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The Swami Syndrome

March 8, 2010

Another day. Another Swami. Over the last few days, all television channels have been abuzz with news of the Nithyananda scandal, a sting operation which has captured the swami in a compromising position with a popular actress. As expected, this has incensed the general public who have damaged his ashrams and burnt his effigies. A swami getting exposed is not a new occurrence. In spite of this, why do people fall prey to these fraudsters time and again? To understand this, one needs to take an in depth look into this complex relationship.

A country like India has never been in dearth of religious gurus. From the usual street corner tantrik or fakir to high profile gurus such as Sai Baba, Amrita, DGS Dinakaran etc, the gurus are many. In fact, the gurus would probably outnumber the different gods of all religions put together. Traditionally, their roles were mostly restricted to performing gimmicks such as vomiting lingams and necklaces, giving out oracles (arul vaaku) and spewing out some Sanskrit mumbo jumbo which no one can make any sense of. People like DGS Dinakaran made their riches by organizing miracle gatherings where ‘acts of god’ were performed. This included things like people suffering from incurable diseases being cured instantly, the physically challenged being able to walk etc. In addition to making millions out of people’s misery, these people often wielded powerful political clouts which gave them elite status. Most often, the people who were followers of these gurus were poles apart. They were either the super rich or the very poor. But this trend took a change during the mid 90s. With the advent of globalisation, not only did the society in general begin to evolve, so did the gurus. With a burgeoning middle class, the swamis adopted new techniques to tap this new market.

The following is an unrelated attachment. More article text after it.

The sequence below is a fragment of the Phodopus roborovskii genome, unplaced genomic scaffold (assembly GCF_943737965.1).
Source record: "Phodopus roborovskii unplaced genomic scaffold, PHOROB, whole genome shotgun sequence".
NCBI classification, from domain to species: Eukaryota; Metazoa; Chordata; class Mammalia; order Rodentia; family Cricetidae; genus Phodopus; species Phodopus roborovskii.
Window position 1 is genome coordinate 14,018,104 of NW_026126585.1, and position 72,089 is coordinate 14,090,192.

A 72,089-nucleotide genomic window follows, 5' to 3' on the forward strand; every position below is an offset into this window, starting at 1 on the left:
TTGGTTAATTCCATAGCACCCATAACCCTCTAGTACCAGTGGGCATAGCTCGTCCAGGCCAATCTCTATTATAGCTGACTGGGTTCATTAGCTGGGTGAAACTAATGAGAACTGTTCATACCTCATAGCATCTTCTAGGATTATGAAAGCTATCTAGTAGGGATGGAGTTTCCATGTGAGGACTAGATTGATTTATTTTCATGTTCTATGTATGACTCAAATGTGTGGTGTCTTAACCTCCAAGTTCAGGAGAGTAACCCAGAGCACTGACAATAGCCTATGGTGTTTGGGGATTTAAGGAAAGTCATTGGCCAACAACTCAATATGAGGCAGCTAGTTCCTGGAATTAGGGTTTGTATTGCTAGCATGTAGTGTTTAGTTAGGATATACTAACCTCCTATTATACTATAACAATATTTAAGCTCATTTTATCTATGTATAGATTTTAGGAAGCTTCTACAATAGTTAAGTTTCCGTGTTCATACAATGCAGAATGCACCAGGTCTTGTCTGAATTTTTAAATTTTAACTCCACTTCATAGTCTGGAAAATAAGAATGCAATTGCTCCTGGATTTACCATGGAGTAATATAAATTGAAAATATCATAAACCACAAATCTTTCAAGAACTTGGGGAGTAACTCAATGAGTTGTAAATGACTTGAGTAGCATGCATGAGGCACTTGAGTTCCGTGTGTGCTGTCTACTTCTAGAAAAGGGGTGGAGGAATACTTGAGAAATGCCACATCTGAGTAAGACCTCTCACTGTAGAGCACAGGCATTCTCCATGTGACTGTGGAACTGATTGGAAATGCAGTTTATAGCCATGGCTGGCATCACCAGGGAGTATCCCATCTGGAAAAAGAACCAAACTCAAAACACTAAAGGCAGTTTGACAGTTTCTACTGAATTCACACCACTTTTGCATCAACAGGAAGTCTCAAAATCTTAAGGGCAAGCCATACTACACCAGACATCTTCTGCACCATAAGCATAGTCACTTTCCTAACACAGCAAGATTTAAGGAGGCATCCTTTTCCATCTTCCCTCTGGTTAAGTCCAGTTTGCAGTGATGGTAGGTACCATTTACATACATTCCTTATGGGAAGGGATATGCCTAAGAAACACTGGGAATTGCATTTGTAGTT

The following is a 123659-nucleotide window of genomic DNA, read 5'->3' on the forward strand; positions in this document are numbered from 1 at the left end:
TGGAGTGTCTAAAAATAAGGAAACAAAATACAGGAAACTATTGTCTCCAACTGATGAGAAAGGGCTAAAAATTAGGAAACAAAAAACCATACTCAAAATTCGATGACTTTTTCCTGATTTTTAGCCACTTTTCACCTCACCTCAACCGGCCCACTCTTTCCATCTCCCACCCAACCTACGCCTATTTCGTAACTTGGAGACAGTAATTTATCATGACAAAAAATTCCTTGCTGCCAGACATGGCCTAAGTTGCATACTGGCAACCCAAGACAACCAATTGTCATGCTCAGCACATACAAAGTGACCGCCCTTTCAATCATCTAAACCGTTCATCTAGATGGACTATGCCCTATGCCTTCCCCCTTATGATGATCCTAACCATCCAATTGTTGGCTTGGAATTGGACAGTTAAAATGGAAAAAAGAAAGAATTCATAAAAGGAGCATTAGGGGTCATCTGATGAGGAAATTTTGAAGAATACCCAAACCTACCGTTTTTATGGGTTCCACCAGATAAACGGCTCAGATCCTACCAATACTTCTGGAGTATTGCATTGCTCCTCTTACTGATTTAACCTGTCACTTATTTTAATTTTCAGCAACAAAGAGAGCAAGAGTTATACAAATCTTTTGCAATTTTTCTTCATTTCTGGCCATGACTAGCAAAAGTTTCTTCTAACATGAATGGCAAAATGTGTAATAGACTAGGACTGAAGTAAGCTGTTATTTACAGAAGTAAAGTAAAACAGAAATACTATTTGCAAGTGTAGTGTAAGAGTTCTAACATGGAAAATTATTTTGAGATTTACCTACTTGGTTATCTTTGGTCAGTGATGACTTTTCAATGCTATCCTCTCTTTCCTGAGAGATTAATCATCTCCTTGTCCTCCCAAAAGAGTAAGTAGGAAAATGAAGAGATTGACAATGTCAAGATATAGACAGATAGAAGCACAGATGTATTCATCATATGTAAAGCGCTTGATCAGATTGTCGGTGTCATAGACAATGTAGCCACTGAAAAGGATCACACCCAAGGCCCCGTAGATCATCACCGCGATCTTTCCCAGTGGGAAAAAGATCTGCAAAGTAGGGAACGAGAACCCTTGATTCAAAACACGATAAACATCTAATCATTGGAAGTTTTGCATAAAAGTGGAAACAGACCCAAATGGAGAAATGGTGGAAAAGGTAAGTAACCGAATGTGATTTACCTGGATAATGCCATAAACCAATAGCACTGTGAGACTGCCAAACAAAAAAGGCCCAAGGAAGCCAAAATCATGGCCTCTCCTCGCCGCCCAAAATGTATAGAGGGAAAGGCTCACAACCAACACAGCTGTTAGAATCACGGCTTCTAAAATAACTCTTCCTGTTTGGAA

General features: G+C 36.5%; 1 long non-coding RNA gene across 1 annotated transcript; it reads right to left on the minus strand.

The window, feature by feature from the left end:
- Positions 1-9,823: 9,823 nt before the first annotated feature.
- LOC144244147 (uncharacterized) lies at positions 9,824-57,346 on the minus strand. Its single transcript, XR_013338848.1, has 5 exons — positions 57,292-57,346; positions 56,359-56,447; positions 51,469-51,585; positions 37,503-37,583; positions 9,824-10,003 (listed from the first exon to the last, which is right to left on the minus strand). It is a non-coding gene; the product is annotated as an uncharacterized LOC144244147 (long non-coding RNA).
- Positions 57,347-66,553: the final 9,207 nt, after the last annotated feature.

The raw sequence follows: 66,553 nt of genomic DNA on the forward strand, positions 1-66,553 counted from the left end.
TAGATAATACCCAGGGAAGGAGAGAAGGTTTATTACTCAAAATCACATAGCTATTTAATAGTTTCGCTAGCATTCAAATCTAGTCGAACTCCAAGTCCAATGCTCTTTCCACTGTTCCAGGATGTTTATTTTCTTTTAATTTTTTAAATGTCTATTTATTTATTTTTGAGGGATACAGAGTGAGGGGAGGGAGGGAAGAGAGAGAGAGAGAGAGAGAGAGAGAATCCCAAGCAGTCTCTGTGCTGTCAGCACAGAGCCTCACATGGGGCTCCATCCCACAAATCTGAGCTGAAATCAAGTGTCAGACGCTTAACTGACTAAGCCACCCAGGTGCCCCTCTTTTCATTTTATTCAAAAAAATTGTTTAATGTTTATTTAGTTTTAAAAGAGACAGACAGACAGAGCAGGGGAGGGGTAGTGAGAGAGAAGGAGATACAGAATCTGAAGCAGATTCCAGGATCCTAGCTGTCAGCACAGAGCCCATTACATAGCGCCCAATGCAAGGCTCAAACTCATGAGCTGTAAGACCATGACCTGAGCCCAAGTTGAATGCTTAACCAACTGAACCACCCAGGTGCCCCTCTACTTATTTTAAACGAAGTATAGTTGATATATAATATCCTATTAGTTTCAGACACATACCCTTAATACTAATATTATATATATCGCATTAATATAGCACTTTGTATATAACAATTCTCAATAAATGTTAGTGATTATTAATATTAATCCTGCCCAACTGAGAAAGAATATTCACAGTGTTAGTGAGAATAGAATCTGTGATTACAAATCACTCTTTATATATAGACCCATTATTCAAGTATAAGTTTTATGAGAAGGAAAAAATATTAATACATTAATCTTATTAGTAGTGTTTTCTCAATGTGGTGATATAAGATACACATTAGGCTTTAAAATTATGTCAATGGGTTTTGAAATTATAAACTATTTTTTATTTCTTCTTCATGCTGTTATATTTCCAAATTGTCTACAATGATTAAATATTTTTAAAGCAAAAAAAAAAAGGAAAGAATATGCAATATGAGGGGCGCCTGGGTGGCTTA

Though globalisation has been a bane for many, it has also been a boon for some. With more and more multinationals setting shop in various metros, the young and educated middle class benefited the most from the job opportunities created by these new ventures. Though their new careers helped them procure the material comforts which they have always dreamt of, the stressful work life left them burnt out with little time or energy to enjoy those riches. Instead of introspecting into the reasons and system which has led to such a situation, more of these ‘educated and knowledgeable’ people went in search of gurus who will be able to rid them of all these worries. The gurus capitalised on this need and came up with different fancy ideas to make money. Programs such as ‘The Art of Living’ by Ravishankar, ‘LifeBliss Foundation’ by Nithyananda, “Transcendental Meditation movement” by Mahesh Yogi claim to show us how to lead a better life through Yoga and meditation.